Getting the most out of your charity strategy

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While working near Kansas City, Missouri, this month, I ran across an article about a local senior living provider’s support of the Alzheimer’s Association Walk to End Alzheimer’s. The article detailed how the provider’s efforts had resulted in a sizable donation to the Alzheimer’s Association raised by events scheduled throughout the year including bake sales, chili cookoffs, BBQs and waffle breakfasts. It was an impressive overview of what I call the charity strategy, which I encourage many of my clients to include in their strategic marketing plans.

It is common for providers to participate in walks like the Alzheimer’s Association’s, Relay for Life and other events. However, these one-time events leave considerable opportunity on the table for providers to create exposure for their organizations.

Here are the four elements of an effective charity strategy:

1. Choose one charity your team can commit to supporting for the entire year.

There are many different options for you to consider when picking a charity, including large well known organizations like the Alzheimer’s Association and local ones such as a food bank or homeless shelter. Choosing one enables you and your team to focus on that charity, allowing creativity to flow about what types of events to create. It also gives that charity, especially local ones, an incentive to support your facility and the events you create. They will be your partner throughout the year in your charity strategy.

As a side note: Just because you pick one charity to support the entire year doesn’t mean you can’t participate in other charitable events in your area.

2. Create a list of events to raise funds and support your charity of choice.

The list of possible events is endless, including events that targeted for just professionals. I have participated in inspired events ranging from crawfish boils and Paint the Facility Purple Day for Relay for Life to food drive happy hours for professionals where the price of admission is a bag of canned goods. I encourage one big event per quarter for the public at large (invite your professional referral sources too) and smaller events just for team members or resident families.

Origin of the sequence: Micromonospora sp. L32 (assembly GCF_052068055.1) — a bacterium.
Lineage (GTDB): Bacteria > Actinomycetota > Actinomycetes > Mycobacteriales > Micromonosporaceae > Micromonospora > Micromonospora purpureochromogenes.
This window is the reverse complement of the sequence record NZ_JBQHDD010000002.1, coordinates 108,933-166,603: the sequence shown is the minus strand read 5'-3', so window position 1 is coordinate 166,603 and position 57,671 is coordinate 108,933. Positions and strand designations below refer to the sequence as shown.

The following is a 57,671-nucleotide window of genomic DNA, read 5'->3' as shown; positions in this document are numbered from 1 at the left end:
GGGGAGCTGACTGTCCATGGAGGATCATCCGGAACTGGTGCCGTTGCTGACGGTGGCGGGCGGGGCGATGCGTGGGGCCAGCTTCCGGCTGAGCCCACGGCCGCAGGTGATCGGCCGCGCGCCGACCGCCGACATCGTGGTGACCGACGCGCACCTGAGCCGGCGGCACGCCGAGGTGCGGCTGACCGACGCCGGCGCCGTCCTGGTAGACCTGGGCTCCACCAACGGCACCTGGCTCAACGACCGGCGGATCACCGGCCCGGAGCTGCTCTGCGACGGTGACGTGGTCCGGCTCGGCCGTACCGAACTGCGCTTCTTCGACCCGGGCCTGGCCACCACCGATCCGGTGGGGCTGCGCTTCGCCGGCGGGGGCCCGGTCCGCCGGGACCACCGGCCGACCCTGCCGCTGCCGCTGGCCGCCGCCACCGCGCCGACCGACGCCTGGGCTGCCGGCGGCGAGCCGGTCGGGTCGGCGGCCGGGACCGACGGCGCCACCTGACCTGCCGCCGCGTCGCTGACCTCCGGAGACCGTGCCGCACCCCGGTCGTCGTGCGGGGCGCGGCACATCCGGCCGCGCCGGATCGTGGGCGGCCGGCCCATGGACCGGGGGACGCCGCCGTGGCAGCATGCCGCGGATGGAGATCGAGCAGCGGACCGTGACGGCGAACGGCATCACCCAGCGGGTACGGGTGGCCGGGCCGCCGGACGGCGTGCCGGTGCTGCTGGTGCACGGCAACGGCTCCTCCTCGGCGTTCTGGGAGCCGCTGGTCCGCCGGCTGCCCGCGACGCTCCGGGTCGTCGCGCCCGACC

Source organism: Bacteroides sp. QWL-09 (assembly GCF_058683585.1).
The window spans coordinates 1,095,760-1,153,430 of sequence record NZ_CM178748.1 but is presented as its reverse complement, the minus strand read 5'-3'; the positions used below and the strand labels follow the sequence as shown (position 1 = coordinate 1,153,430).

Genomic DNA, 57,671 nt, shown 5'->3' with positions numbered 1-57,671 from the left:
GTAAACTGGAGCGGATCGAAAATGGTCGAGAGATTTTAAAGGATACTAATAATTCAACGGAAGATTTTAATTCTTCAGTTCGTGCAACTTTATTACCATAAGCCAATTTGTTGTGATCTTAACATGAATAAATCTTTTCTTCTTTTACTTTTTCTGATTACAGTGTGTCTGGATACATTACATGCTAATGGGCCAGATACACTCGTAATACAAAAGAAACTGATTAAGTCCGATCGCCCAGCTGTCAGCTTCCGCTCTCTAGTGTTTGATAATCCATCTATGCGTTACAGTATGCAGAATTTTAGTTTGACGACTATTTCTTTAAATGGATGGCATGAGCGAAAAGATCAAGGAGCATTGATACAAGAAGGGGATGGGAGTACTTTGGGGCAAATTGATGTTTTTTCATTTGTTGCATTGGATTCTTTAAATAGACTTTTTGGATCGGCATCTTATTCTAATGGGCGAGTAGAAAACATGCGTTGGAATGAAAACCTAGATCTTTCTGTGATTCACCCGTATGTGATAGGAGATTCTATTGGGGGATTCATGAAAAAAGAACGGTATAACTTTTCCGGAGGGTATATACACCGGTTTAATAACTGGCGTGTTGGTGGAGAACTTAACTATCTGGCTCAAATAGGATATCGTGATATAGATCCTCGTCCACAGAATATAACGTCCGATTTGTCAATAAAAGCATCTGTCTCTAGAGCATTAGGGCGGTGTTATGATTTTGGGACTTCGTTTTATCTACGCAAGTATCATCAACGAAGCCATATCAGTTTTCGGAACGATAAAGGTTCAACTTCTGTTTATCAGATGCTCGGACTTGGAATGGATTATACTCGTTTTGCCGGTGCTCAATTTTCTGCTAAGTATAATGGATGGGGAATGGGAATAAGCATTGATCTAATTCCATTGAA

3. Engage partners to support to assist you in the development and execution of your events.

Internal and external partners are important for your event’s success. When many of your team members are involved with the strategy you get better results with your fund-raising efforts and execution of your events. Get your families involved too.

Referral source partners can also be a great resource by helping with planning, set up, promotion and the costs of an event. Further, a well-executed charity strategy can provide access to referral sources that may otherwise be difficult to access or partner with. It will help forge new professional relationships and strengthen existing ones.

If you are a home care agency or hospice and do not have facilities of your own, partner with an assisted living site, skilled nursing facility or a continuing care retirement community (CCRC) to be a host location for your own charity events!

4. Publicize your events with press releases, advertisements and other tactics.

You want as much traffic at your events as possible! It increases the funds or other support you raise for your charity and magnifies the exposure you receive. I can’t say it enough; promote, promote, promote your events! Pre-event press releases, advertisements, public service announcements all work great at bringing in traffic. Target local senior centers and other places where seniors congregate to coordinate their participation in your event!

Be sure to invite the local media to the event. You will be surprised how often reporters will attend, especially those from small, local newspapers. It also is critical to leverage social media in the promotion of your events. Post the events on your community’s Facebook page, have team members publish photos on LinkedIn and encourage team members and families to “share” and “like.”

Once your event has been executed the promotion doesn’t end. Make sure that you publicize the results of the event. Take photos during the event and write a press release about it and send them to local newspapers and TV.

The charity strategy is an incredibly powerful marketing tool which can bring considerable name recognition to your facility, community or organization. I encourage all my clients to consider it and the ones that do tend to have higher census and engaged team members.


Topics: Executive Leadership , Marketing